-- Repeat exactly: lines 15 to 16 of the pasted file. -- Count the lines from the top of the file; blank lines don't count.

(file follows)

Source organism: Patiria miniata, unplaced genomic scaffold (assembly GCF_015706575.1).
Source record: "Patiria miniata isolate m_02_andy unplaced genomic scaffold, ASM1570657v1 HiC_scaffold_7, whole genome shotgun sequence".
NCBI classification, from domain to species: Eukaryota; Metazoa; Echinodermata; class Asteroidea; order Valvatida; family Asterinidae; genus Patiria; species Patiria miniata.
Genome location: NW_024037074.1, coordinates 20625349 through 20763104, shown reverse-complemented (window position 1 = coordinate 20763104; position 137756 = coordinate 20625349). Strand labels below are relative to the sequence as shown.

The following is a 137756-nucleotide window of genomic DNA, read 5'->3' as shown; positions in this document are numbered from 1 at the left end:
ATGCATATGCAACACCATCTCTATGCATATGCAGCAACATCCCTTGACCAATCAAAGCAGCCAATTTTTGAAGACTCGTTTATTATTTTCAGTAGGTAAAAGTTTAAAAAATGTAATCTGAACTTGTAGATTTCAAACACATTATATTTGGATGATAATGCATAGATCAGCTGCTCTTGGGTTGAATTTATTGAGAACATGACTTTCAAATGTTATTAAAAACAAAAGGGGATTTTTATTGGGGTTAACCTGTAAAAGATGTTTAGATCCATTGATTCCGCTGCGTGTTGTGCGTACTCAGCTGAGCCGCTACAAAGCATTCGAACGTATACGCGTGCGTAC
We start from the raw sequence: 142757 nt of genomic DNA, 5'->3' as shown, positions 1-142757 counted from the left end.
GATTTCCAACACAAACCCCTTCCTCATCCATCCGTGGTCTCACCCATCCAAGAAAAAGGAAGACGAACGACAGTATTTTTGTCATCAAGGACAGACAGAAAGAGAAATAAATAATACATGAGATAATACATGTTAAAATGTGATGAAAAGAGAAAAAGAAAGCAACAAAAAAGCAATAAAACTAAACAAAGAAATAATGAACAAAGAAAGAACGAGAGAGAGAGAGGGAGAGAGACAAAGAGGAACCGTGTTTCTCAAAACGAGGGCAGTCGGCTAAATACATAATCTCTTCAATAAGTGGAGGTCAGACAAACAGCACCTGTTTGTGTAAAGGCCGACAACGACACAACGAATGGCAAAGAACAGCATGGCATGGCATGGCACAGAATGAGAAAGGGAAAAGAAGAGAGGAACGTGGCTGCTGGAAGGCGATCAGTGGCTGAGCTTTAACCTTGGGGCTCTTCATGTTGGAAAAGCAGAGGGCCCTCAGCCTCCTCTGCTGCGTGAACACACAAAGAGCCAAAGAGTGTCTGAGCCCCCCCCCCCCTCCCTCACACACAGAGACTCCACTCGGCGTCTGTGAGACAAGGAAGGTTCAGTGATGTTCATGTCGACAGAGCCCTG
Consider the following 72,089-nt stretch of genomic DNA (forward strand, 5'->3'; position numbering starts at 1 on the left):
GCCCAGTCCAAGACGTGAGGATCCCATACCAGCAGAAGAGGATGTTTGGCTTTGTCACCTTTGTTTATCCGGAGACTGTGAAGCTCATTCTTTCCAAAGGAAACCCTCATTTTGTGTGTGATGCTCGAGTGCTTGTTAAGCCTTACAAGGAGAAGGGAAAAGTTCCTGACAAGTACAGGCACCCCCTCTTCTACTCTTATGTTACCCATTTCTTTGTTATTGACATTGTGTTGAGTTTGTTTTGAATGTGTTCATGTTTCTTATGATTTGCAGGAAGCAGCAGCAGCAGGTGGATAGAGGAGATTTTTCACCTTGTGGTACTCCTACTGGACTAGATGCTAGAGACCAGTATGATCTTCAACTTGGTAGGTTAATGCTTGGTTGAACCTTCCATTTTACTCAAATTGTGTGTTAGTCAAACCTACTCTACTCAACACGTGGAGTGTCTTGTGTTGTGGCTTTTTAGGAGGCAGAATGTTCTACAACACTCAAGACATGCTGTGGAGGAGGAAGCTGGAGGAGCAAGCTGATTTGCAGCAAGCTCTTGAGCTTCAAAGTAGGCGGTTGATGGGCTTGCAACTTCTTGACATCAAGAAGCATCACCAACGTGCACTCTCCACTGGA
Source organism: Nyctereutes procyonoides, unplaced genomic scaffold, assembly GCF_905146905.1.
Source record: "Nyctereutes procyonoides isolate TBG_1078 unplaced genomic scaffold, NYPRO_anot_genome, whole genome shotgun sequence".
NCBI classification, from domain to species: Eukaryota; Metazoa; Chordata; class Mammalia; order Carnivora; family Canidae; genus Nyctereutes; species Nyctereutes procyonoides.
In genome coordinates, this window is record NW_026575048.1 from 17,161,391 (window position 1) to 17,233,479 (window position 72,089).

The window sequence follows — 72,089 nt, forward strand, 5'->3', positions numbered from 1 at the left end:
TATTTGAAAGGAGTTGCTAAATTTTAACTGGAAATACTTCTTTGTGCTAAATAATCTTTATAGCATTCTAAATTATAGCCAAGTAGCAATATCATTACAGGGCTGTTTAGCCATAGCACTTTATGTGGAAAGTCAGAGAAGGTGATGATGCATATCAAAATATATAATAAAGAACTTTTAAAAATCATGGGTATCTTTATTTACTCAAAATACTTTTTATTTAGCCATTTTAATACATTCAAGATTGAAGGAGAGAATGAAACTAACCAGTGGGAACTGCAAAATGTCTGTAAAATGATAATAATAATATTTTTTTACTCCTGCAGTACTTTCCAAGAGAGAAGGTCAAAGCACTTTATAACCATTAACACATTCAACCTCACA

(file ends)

The window sequence follows — 72,089 nt, forward strand, 5'->3', positions numbered from 1 at the left end:
TATTTGAAAGGAGTTGCTAAATTTTAACTGGAAATACTTCTTTGTGCTAAATAATCTTTATAGCATTCTAAATTATAGCCAAGTAGCAATATCATTACAGGGCTGTTTAGCCATAGCACTTTATGTGGAAAGTCAGAGAAGGTGATGATGCATATCAAAATATATAATAAAGAACTTTTAAAAATCATGGGTATCTTTATTTACTCAAAATACTTTTTATTTAGCCATTTTAATACATTCAAGATTGAAGGAGAGAATGAAACTAACCAGTGGGAACTGCAAAATGTCTGTAAAATGATAATAATAATATTTTTTTACTCCTGCAGTACTTTCCAAGAGAGAAGGTCAAAGCACTTTATAACCATTAACACATTCAACCTCACA